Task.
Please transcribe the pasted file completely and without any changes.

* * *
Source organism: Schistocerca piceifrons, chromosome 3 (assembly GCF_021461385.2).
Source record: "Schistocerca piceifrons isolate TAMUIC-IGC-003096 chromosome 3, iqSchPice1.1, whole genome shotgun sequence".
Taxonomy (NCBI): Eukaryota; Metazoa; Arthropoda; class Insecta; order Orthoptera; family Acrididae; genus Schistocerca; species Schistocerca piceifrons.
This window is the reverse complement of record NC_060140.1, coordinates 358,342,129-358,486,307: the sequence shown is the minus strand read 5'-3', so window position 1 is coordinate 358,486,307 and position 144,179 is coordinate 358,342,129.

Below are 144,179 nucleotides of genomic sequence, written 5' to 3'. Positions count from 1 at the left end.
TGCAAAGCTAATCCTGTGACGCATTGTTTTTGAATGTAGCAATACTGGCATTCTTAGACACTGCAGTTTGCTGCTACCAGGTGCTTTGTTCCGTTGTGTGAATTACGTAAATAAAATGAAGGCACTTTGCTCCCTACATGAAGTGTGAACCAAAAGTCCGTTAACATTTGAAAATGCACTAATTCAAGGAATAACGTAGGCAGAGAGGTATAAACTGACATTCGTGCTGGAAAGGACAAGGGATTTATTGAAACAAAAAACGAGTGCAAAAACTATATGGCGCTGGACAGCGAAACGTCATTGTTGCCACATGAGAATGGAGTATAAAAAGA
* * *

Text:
Source organism: Schistocerca piceifrons, chromosome 3 (assembly GCF_021461385.2).
Source record: "Schistocerca piceifrons isolate TAMUIC-IGC-003096 chromosome 3, iqSchPice1.1, whole genome shotgun sequence".
Taxonomy (NCBI): Eukaryota; Metazoa; Arthropoda; class Insecta; order Orthoptera; family Acrididae; genus Schistocerca; species Schistocerca piceifrons.
This window is the reverse complement of record NC_060140.1, coordinates 358,342,129-358,486,307: the sequence shown is the minus strand read 5'-3', so window position 1 is coordinate 358,486,307 and position 144,179 is coordinate 358,342,129.

Below are 144,179 nucleotides of genomic sequence, written 5' to 3'. Positions count from 1 at the left end.
TGCAAAGCTAATCCTGTGACGCATTGTTTTTGAATGTAGCAATACTGGCATTCTTAGACACTGCAGTTTGCTGCTACCAGGTGCTTTGTTCCGTTGTGTGAATTACGTAAATAAAATGAAGGCACTTTGCTCCCTACATGAAGTGTGAACCAAAAGTCCGTTAACATTTGAAAATGCACTAATTCAAGGAATAACGTAGGCAGAGAGGTATAAACTGACATTCGTGCTGGAAAGGACAAGGGATTTATTGAAACAAAAAACGAGTGCAAAAACTATATGGCGCTGGACAGCGAAACGTCATTGTTGCCACATGAGAATGGAGTATAAAAAGA